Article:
« PreviousContinue »
Dum. No, cloven.
Gave Hector a gift, the heir of llion ;
From morn till night, out of his pavilion.
Dum. That mint.
Long. I must rather give it the rein ; for it runs against Hector.
Dum. Ay, and Hector's a greyhound.
Arm. The sweet war-man is dead and rotten ; sweet chucks, beat not the bones of the buried : when he breath’d, he was a man -But I will forward with my device : Sweet royalty, [To the Princess.) bestow on me the sense of hearing
[BIRON whispers CostaRD. Prin. Speak, brave Hector ; we are much delighted. Arm. I do adore thy sweet grace's slipper. Boyet. Loves her by the foot. Dum. He may not by the yard. Arm. This Hector
far surmounted Hannibal, Cost. The party is gone, fellow Hector, she is gone, she is two months on her way.
Arm. What meanest thou ?
Cost. Faith, unless you play the honest Trojan, the poor wench is cast away: she's quick; the child brags in her belly already ; 'tis yours. Arm. Dost thou infamonize me among potentates ? thou
shalt die. Cost. Then shall Hector be whipp'd, for Jaquenetta that is quick by him; and hang'd, for Pompey that is dead by him.
Dum. Most rare Pompey!
Biron. Greater than great, great, great, great
Dum. Hector trembles.
Biron. Pompey is mor'd :-More Atès, more Atès :* stir them on! stir them on !
Dum. Hector will challenge him.  That is, more instigation. Ate was the mischievous goddess that incited bloodshed
Biron. Ay, if he have no more man’s blood in's belly than will sup a flea.
Arm. By the north pole, I do challenge thee.
Cost. I will not fight with a pole, like a northern man ; I'll slash ; I'll do it by the sword :-) pray you, let me borrow my arms again.
Dum. Room for the incensed worthies.
Moth. Master, let me take you a button-hole lower. Do you not see, Pompey is uncasing for the combat ? What mean you ? you will lose your reputation.
Arm. Gentlemen, and soldiers, pardon me; I will not combat in my shirt.
Dum. You may not deny it ; Pompey hath made the challenge.
Arm. Sweet bloods, I both may and will.
Arm. The naked truth of it is, I have no shirt; I go woolward for penance.
Boyet. True, and it was enjoin`d him in Rome for want of linen: since when, I'll be sworn, he wore none,
but a dish-clout of Jaquenetta's ; and that a' wears next his heart, for a favour.
Prin. Welcome, Mercade ;
Mer. I am sorry, madam ; for the news I bring
 The weapons and armour which he wore in the character of Pompey.
JOHNSON  This may possibly allude to a story well known in our author's time, to this effect :- A Spaniard at Rome falling in a duel, as he lay expiring, an intimate friend, by chance, came by, and ortered him his best services. The dying man told him he bad but one request to make him, but conjured him, hy the memory of their past friendship, punctually to comply with it, which was, not to suffer hito to be stript, but to bury him as he lay, in the habit he then had on When this was promised, the Spaniard closed his eyes, and expired with great composure and resignation. But this iriend's curiosity prevailing over his good faithi, he had him xtript, and found, to his great surprise, that he was without a shirt. WARBURTON
To go xoolward, I believe was a phrase appropriated to pilgrims and penitentiaries. 8kipner derives noolmard from the Saxon wol, plague, secondarily and great dirtress, ani wearii, torard. Thus, says he. it signities, ** in magno discrimine & r. pectatione maini ma'i constilutus " ' I rather think it should be written noolward, d that it means clothed in wool, and not in linen. T. WARTON.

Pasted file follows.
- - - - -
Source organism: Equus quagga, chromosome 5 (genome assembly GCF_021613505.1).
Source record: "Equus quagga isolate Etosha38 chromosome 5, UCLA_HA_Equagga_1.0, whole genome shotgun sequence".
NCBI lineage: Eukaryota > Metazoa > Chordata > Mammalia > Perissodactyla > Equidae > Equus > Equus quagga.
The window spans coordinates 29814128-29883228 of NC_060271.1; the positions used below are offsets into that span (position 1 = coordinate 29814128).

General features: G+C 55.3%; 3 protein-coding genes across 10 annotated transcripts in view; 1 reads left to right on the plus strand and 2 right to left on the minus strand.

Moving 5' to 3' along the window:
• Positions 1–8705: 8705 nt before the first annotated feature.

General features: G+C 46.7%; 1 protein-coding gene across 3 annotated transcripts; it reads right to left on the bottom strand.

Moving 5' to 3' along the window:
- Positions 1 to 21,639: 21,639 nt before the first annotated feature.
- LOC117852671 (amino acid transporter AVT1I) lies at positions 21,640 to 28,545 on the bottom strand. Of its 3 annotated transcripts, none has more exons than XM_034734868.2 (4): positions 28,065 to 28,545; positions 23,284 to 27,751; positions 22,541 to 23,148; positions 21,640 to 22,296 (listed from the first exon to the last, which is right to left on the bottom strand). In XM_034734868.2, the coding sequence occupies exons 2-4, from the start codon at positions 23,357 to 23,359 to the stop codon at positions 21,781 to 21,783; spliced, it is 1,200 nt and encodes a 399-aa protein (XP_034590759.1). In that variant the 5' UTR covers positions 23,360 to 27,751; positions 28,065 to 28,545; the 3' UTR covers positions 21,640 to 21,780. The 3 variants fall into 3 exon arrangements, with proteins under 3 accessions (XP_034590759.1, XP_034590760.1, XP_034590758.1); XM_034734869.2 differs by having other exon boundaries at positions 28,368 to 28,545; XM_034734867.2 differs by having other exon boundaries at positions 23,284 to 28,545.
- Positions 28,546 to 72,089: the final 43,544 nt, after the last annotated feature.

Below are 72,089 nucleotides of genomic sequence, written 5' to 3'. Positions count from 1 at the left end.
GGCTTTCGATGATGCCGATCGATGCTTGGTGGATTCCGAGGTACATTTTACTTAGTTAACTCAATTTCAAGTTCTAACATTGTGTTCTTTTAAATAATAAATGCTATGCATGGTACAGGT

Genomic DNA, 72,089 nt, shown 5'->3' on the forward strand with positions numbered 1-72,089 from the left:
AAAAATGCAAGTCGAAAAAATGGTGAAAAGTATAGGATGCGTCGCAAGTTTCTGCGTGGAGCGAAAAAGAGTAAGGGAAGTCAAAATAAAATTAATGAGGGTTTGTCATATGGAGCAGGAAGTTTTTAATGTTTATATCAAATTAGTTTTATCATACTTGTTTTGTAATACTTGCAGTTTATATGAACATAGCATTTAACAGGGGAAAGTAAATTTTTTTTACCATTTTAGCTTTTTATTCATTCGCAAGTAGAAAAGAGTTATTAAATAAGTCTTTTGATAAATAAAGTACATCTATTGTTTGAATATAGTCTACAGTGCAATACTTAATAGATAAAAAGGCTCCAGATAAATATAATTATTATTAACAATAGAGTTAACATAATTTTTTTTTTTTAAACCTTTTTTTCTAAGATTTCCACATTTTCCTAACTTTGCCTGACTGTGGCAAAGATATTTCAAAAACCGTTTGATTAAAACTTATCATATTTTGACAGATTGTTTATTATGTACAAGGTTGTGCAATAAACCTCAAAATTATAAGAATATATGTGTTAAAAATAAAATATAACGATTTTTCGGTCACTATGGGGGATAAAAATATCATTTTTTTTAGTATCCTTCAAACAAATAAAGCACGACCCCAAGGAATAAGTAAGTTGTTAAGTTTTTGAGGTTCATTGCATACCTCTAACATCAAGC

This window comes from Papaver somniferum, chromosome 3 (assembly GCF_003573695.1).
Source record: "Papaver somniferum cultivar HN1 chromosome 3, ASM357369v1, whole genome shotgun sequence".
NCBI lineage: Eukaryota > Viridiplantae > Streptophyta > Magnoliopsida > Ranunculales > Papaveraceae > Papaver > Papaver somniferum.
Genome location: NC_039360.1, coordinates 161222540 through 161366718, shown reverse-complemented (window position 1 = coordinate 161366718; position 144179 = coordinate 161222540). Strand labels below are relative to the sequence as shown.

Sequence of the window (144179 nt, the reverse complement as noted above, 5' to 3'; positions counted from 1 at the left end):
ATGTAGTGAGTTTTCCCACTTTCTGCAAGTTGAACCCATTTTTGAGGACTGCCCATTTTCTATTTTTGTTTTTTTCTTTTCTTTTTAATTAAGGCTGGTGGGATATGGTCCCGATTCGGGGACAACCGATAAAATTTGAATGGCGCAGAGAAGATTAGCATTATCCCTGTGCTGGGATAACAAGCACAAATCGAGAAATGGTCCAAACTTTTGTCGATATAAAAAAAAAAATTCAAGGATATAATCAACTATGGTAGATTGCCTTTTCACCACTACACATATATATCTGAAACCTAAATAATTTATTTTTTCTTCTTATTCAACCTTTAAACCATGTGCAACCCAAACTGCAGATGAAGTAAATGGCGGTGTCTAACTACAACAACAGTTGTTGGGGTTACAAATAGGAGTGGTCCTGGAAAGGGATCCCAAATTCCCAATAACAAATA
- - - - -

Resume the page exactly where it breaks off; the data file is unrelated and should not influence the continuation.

Is heavy in my tongue. The king your father
Prin. Dead, for my life.
Arm. For mine own part, I breathe free breath : I have seen the day of wrong through the little hole of discretion, and I will right myself like a soldier.
Prin. Prepare, I say.--I thank you, gracious lords,
King. The extreme parts of time extremely form
Prin. I understand you not; my griefs are double.
Biron. Honest plain words best pierce the ear of grief; - And by these badges understand the king. For your fair sakes have we neglected time, Play'd foul play with our oaths; your beauty, ladies, Haih much deform’d us, fashioning our humours Even to th' opposed end of our intents : And what ip us batb seem'd ridiculous,(8) Liberal--Fice to excess.
As love is full of unbefitting strains ;
Prin. We have receiv'd your letters, full of love;
Dum. Our letters, madam, show'd much more than jest
King. Now, at the latest minute of the hour
Prin. A time, methinks, too short
(9) 'That is, tempted us. JOHNSON
Dj This live is obscure. Bombast was a kind of loose texture not uplike what is now called waddling, used to give the dresses of that time bulk and protuberance, without much increase of weight; whence the same name is giren to a tudour of words uisupported by solid sentiment. The princess, therefore, says, that they cousidertilihis courtship ay but bombast, as something to fill out life, which not be ing closely united witb it, might be thrown away at pleasure. JOHNSON
Remote from all the pleasures of the world;
To flatter up these powers of mine with rest,
Hence ever then, my heart is in thy breast. (Biron. And what to me, my love ? and what to me?
Ros. You must be purged too, your sins are rank;
Dum. But what to me, my love ? but wbat to me?
Kath. A wife !--a beard, fair health, and honesty;
Dum. O, shall I say, I thank you, gentle wife ?
Dum. I'll serve thee true and faithfully till then.
Mar. At the twelvemonth's end, I'll change my black gown for a faithful friend.  These six versey both Dr. Thirlby and Mr Warburton concur to think should be expunged; and therefore I have put them het weep crotchets : not that they were an interpolation, but as the author's draught, which he afterwards rejected, and executed the same thought a little lower with much more spirit and ele